Gazprom's English Assets Frozen As $2.6B Award Row Rages


Law360 (June 20, 2018, 8:48 PM EDT) -- An English court has frozen assets belonging to Russia's Gazprom as Ukraine's national oil and gas company looks to enforce a $2.6 billion arbitral award against the natural gas giant, a move that comes less than a week after a Swedish court suspended the Ukrainian company's enforcement efforts, according to a Tuesday statement.

Naftogaz said that the Commercial Court in London issued the freezing order on Monday. Gazprom must now maintain assets within the jurisdiction that are sufficient to satisfy the award and is obligated to provide Naftogaz with a list of its assets in England or Wales that exceed $50,000, according to the statement. A copy of the order was not immediately available on Wednesday.

The underlying award was issued earlier this year by a Swedish tribunal to resolve a dispute arising from Gazprom's alleged failure to deliver a minimum volume of gas to Naftogaz between 2009 and 2017 under a 10-year gas purchase agreement.

Naftogaz said on Tuesday that the Commercial Court was aware of the last week's decision by the Svea Court of Appeal in Stockholm suspending enforcement of the award. The Ukrainian company said it has already challenged that decision.

“Naftogaz is confident that the Stockholm court will rescind its suspension decision in light of our submission," said Naftogaz CEO Andriy Kobolyev. "Despite media reports to the contrary, the Swedish court ruling does not suspend the award itself, it only suspends enforcement in Sweden."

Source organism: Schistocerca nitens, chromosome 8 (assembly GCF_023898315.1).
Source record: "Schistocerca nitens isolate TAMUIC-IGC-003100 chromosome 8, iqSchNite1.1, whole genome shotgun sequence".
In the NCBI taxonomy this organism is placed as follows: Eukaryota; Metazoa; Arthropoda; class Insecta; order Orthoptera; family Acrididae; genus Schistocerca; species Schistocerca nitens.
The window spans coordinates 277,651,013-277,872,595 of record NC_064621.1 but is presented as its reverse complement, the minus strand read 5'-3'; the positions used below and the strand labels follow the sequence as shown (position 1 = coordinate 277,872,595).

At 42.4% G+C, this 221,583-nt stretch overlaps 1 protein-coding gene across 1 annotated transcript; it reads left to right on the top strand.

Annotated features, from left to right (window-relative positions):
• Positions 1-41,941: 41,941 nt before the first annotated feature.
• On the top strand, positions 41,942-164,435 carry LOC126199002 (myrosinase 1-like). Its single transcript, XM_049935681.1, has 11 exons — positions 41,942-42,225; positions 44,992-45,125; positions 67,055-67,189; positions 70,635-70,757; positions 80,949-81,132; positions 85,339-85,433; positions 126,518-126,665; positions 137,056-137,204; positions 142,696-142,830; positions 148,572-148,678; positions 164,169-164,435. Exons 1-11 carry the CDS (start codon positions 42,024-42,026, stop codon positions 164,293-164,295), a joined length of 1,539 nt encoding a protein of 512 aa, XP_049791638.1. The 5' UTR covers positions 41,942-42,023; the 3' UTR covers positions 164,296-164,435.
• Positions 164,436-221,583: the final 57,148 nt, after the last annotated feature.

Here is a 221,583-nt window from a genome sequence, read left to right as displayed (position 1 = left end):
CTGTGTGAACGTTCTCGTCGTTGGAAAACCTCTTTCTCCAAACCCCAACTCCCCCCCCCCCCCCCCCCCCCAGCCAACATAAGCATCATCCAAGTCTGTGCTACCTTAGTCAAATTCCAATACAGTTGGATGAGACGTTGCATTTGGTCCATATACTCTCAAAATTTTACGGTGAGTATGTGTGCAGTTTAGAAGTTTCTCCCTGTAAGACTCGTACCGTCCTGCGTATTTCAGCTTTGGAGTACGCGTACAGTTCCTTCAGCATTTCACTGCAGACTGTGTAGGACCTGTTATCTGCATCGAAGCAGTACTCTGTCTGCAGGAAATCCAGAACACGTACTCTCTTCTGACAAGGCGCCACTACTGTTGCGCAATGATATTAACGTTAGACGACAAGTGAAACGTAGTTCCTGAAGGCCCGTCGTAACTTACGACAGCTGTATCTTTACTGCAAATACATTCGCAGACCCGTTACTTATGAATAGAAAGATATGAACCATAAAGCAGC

Gazprom had a different take on the impact of the Swedish court ruling on Wednesday, saying on its Twitter page that the English court's decision "contradicts" the Svea court's order.

"Gazprom will only be able to provide detailed comments on the matter upon a close review of the corresponding documents as soon as they are officially received by the company," according to its statement. "Gazprom will continue to defend its rights in accordance with the applicable law."

The Russian company is seeking to have the underlying $2.6 billion arbitral award set aside, arguing before the Swedish court last month that a globally recognized expert linguist had determined that a "considerable portion" of the award was written by a third party and not by the arbitrators.

In its set-aside petition, Gazprom argues that the award violates Swedish law and the rules of the Stockholm Chamber of Commerce, and that it must be overturned. Naftogaz disputes this, saying on Tuesday that it had submitted evidence refuting Gazprom’s allegations that the award had not been drafted in a proper manner.

The award was issued by an SCC tribunal in February as part of a larger dispute between the two energy giants involving two parallel SCC claims.

Naftogaz's claim focused on recouping an alleged $6 billion overpayment for gas supplied by Gazprom to Ukraine since 2010 and on establishing a fair price for gas supplies. Gazprom's claim, meanwhile, centered on Naftogaz's alleged failure to comply with its obligations under the 10-year gas purchase contract running from 2009 until 2019 and the Ukrainian company's "considerable" outstanding debt for natural gas Gazprom had already supplied.

Naftogaz's award in February was more than $4.6 billion, but it was offset in part by an award of $2.03 billion plus interest in the parallel arbitration, in which a tribunal ordered Naftogaz to pay Gazprom for certain allegedly unpaid gas deliveries in 2014.

--Editing by Peter Rozovsky.


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